Are you thinking of having a VBAC?
What is a VBAC? Why would I post about having a VBAC?
Recently I have been asked by two of my friends to give them some information on my experiences having a VBAC? I thought there might be quite a few ladies out there who want some first hand information. So what is a VBAC? Vaginal Birth After Caesarean.
I have had 3 VBACs. Every birth after a caesarean is called a VBAC. My first was a natural delivery, my second was an emergency caesarean and my last 3 were VBACS. Yes, I’m one of those crazy people who have a thousand kids. My first VBAC I researched and researched. I lived in a rural community and was not permitted to have the VBAC in the local hospital. The Royal Flying Doctors could only guarantee they would be there in 4 hours and if there was a rupture of the scar tissue that is not soon enough. I believe I was very lucky to have a doctor who was from Africa. He had delivered thousands of babies, yes, thousands, I’m not making that up. He had delivered many VBACs in very unsavoury conditions. His belief was that in Australia with our class of surgeons even our GPs and our sterile environments that everyone should be delivering vaginally after a caesarean if it was medically possible. I was lucky that he told me what a ruptured scar felt like, as much as a man can tell a woman anything about labour, and was able to put my mind at rest. He had delivered quite a number of babies in Africa in slums and villages where the scar had ruptured and both mother and child had survived. He did tell me though that the more babies I had after the caesarean the more chances I had of the scar rupturing.
I am not basing my whole belief about VBACs on his words but he did give me confidence to make a go of a VBAC. In my research I found that the Australian heart rate norms, those that they use to see if the baby is in distress or in danger, is quite a bit outside of the World Health Organisation (WHO) acceptable rates meaning in Australia we are more conservative variations of foetal heart rate. Why are they so concerned about foetal heart rate? It gives an indication if the scar has ruptured and if the baby is in distress.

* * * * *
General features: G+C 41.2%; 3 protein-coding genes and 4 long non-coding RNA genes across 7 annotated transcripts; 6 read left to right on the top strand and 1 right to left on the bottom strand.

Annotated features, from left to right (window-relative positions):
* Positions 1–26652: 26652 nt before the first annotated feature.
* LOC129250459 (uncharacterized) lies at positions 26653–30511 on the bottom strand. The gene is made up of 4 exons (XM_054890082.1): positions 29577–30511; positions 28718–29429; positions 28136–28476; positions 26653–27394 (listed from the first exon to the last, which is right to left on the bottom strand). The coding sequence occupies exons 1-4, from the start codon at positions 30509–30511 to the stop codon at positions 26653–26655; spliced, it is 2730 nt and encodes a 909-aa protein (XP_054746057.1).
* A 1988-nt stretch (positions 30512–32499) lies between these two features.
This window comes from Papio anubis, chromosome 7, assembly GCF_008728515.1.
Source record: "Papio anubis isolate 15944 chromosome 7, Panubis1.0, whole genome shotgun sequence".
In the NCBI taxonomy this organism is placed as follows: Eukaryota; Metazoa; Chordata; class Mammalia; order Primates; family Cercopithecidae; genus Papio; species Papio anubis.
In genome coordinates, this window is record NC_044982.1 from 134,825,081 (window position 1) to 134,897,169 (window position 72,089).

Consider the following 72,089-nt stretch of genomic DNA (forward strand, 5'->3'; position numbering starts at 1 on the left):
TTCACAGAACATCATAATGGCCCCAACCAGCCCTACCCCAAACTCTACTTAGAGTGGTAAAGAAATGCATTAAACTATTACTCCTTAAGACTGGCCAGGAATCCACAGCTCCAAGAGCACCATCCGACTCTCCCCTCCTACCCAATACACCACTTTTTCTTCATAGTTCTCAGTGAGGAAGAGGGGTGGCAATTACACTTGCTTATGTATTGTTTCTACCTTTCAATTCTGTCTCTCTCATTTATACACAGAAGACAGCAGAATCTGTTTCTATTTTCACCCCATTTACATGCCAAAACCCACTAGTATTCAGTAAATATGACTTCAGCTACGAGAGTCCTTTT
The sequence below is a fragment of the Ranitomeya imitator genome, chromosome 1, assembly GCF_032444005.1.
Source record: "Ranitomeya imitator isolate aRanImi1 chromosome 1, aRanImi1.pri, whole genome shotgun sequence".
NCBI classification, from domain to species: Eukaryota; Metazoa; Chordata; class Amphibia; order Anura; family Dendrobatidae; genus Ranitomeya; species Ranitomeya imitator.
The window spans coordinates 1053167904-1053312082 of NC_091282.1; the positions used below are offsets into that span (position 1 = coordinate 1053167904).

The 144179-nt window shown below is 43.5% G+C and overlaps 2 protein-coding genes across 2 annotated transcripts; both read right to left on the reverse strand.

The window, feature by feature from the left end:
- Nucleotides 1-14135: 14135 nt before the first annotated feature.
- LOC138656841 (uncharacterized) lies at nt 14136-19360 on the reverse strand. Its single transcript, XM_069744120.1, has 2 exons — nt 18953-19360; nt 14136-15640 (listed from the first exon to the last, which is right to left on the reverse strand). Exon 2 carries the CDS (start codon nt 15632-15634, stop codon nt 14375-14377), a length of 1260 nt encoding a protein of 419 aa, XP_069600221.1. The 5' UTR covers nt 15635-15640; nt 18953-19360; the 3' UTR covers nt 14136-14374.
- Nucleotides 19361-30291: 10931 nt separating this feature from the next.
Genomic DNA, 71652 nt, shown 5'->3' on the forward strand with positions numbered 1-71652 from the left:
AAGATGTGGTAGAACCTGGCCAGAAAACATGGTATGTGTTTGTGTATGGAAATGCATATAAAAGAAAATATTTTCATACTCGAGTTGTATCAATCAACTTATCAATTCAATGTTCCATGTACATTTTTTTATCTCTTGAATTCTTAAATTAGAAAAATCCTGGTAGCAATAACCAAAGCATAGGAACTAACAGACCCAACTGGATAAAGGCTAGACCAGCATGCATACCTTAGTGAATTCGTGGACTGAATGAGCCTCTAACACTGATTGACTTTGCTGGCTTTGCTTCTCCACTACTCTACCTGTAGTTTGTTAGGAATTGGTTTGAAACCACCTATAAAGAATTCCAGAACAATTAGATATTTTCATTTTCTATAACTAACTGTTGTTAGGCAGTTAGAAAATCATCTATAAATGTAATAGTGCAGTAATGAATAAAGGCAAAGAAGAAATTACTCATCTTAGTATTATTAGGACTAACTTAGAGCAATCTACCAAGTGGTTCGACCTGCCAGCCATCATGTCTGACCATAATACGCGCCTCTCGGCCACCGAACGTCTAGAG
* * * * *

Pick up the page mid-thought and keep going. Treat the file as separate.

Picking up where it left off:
I found that the greater the amount of medical intervention the greater the risk of caesarean and repeat caesarean. In most instances woman naturally have a period in their labour where their labour stalls for a short time. Some woman the length is longer but more often than not this period will occur at the same time every labour. For me it was 5 cm. Some women stalled at 8 etc, etc. Women who chose to only be monitored intermittently had a higher chance of having a successful VBAC compared to those who were hooked up to machines the whole time. The studies surmised two reasons for this. Firstly, the labouring woman wasn’t free to move about and thus the labour was stalled because the woman was more often on a bed or sitting in a chair and not moving around the birthing room. Secondly, hospital staff saw any increase or decrease in heart rate or contraction intensity and were quick to insist on another caesarean.
According to medical teams I spoke to the longer you are in labour the greater the risk of a rupture to the scar. In my first VBAC I was very aware of my long labours. My waters had broken with Hollie (my first) at 12am and I started having contractions 6 mins apart from then, slowly increasing in frequency until she was born at 4pm that day. That is a long time to be in labour with contractions that strong and that close together. I knew I had long labours so I didn’t tell the hospital when they admitted me how long I had been in labour. I was in labour for 18 hours before Hannah, my first VBAC, was born.
Hannah, the first VBAC